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Born 1982. Lives and works in Bath (UK)

Graduates in Fashion Studies at University of Bologna (Italy) in 2008.

After several years in the fashion industry, enrolls at the Academy of Fine Arts of Venice in 2017.

Completes an MA Fine Art at Bath Spa University in 2020.


  • F.O.M.O. (two-men show with Mark Burch), Roper Gallery Bath Spa, 30th June - 10th July 2022

  • Group show curated by Kaoru Jacques, Beppu City Museum of Art, 1 st - 13th March 2022, and Beppu City Hall, Beppu (JA), 24th March - 15th April 2022

  • Fall Again (group show curated by Chloe Arnoldi and Hannah Coton), Bocabar Paintworks, Bristol, 28th September - 28th November 2021

  • Of Echoes and Fragments (group show curated by Katie Ackrill), The Pound Arts Centre, Corsham, 17th May - 12th June 2021

  • Untitled 2020 (online group show curated by Poppy Clover),, 25th September 2020

  • Really/Real_FaB20 (online group show),, 22nd May - 7th June 2020

  • Art Night (group show), Academy of Fine Art of Venice, 23rd June 2018

About: Bio

The GRID Project

The experience of the pandemic and the permanent (or at least long lasting) psychological effects it left in the way we have learnt to fear each other's body as a vehicle of infection, led me to look more into the aids crisis. Such a deadly, ongoing disease, that has claimed almost 40 million lives, yet so forgotten and neglected. So many questions about the political, social, financial aspects of the age of aids - but most importantly what unspoken lessons have we learnt through fear from that experience? I started investigating - and not in search for artistic inspiration.

At that time, I was looking into Hannah Arendt's concept of dark times and her unpacking of Heidegger's oxymoron "the light of the Public darkens everything". Arendt speaks of darkness as acts of communication that hide, distort and trivialise the truth and the layers of reality, creating a sense of alienation in the people that make them want to distance themselves from the world they live in and should belong to.

After a year from the beginning of the lockdown, I started seeing Arendt's ideas as a fitting pattern for the years leading to the aids outbreak, and then for the aftermath of the pandemic. I was particularly fascinated with New York's recent history, the White Flight in the middle of the McCarthyism, the near bankruptcy in the 1970's, the gay movement, the golden age of gay adult movies, and the appropriation of the piers as cruising ground.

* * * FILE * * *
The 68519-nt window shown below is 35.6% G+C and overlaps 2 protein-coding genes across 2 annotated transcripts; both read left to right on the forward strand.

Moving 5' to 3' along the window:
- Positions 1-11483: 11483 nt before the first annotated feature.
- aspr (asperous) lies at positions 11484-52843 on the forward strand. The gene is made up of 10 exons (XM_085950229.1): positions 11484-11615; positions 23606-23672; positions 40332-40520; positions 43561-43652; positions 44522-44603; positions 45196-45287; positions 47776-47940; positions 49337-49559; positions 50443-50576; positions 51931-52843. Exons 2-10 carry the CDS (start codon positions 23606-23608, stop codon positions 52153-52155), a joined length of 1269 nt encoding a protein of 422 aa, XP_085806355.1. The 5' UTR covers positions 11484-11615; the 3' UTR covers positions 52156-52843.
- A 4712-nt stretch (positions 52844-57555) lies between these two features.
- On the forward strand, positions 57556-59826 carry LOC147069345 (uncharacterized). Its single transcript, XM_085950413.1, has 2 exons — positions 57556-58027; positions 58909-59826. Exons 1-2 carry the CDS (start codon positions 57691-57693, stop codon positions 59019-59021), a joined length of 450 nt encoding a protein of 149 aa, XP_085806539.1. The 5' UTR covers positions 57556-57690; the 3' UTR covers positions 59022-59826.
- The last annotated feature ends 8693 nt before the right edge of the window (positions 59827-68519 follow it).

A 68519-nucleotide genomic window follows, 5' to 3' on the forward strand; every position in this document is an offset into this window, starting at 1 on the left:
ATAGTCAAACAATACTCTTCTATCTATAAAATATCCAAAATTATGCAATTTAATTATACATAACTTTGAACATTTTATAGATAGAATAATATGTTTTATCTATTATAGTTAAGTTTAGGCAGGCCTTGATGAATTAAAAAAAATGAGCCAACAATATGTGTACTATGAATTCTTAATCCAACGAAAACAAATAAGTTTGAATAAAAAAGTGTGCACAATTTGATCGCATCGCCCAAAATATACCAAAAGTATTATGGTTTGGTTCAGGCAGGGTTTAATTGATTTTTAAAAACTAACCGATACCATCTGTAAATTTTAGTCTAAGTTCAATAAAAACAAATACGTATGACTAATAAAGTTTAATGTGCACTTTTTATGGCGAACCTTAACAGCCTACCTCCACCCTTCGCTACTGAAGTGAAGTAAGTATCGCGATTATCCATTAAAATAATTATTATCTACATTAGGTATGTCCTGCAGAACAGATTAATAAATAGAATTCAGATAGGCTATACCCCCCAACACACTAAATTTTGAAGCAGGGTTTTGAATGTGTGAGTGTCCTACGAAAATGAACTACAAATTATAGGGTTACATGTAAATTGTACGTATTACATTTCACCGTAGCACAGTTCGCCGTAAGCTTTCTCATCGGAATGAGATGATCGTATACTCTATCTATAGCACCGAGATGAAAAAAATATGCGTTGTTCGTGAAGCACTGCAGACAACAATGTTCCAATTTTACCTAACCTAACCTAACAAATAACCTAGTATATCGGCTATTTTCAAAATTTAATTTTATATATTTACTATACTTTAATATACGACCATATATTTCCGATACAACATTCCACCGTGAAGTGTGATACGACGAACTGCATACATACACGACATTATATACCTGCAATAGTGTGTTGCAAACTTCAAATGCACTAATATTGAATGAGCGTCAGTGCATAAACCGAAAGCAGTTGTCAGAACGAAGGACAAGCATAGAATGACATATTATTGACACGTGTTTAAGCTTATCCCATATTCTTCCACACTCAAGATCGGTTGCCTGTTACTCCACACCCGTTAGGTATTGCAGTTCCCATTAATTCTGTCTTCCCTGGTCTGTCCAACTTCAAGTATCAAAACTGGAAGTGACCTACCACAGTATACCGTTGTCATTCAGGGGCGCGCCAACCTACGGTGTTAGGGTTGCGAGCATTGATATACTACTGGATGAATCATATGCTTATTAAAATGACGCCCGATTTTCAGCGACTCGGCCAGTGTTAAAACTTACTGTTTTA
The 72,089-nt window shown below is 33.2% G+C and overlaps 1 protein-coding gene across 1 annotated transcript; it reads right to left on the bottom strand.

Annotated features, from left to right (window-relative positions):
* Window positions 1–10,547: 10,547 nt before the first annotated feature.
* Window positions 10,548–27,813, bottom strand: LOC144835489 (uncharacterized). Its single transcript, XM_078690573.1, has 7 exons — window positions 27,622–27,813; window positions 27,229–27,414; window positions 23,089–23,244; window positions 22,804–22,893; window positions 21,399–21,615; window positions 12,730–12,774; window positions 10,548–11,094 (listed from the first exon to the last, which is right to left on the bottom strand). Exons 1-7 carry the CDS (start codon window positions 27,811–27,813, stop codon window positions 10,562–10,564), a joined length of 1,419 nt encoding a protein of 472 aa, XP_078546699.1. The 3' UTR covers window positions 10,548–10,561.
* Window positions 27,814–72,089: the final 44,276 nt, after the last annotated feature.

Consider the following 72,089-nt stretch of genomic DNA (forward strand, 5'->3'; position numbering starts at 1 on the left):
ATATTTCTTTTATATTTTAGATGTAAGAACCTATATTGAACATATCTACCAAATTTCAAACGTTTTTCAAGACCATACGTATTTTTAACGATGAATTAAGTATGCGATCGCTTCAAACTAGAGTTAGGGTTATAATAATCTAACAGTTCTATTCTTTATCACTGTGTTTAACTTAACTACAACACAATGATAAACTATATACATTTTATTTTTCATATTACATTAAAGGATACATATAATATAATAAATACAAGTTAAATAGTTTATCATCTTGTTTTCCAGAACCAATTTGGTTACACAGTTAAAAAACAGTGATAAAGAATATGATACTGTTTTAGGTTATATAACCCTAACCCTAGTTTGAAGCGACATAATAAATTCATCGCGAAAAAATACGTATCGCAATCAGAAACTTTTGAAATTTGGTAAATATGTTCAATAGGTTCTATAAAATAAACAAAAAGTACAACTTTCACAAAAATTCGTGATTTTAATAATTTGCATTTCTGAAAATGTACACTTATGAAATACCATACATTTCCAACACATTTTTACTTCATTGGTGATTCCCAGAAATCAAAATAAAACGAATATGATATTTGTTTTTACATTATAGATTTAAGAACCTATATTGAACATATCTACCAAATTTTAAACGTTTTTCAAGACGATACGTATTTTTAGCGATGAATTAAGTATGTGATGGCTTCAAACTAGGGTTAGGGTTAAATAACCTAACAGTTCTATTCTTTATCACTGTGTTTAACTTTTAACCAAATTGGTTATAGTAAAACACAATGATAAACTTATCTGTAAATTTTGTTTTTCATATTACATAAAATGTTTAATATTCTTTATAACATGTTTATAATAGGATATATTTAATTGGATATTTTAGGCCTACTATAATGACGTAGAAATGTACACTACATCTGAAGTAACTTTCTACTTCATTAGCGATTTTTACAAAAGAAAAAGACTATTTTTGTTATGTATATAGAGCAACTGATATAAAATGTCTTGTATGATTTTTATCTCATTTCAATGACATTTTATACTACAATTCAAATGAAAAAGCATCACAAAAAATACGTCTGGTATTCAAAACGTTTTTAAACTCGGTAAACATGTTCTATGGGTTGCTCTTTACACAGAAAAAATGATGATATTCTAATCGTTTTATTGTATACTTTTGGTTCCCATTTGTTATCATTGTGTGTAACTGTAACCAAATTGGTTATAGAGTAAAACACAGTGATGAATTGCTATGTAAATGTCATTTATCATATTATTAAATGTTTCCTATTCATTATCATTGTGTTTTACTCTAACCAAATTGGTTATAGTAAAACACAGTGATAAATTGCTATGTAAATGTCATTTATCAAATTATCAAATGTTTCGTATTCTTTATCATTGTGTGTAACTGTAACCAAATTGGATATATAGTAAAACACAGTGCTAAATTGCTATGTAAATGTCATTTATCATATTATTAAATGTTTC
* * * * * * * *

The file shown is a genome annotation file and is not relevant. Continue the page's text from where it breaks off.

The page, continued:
I began to grasp the role of the piers as a shelter from the toxic communication surrounding homosexuality and homosexuals, as a playground to build a new self, particularly for disenfranchised men, cross contaminating with the fantasies seen in the early homoerotic magazines and movies.

At first I focused on visual metaphors related to aids, then I fully delved into the fascination and importance of gay sex. Sex is powerful, liberating, self affirming, and unapologetic. It builds confidence from the most vulnerable core, outside of the fairy tale promises of romance.

I use the rich sensuousness and transparency of oil paint to represent the eroticism and energy of the years leading to the outbreak of the aids crisis. I strive to render the fascination for dilapidated buildings as cruising ground for gay sex - like the Manhattan piers, their disappearance echoing the disappearance of the men who populated them. My source material comes from online archives where their time overlaps with our time, gaining a ghostly and nostalgic aura, and refusing to fade. I paint these memories and evidence of the past in glazes and glossy layers to encapsulate the layers of time, transience, sexual desire.

Next by the images from the past I have scenes from contemporary life, from the anonymous buildings I have temporarily inhabited in my nomadic experience. The surfaces in these other cluster of paintings tend to be coarser, the colours bleaker, and the brushwork brisker.

This project is called GRID, after an acronym which stood for Gay Related Immune Deficiency, the term used to refer to AIDS in the early days of the disease, inferring that gay men were the source of the disease as well as its sole target, and prefiguring the political use of fear-mongering and stigma against homosexuals in the process of urban and social gentrification that followed the riots of the previous decades.

My practice enables me to consider and understand the resulting sense of loss and dislocation as I wander among images from a past I was never part of, mixed with images of obscure domestic environments from the present that want to be metaphors of inner neglected feelings.

With a feeling of being late to the party, I explore the difference between the past and the present for my community, and try to understand what changed – particularly in relation to the body, and its proximity to other bodies.

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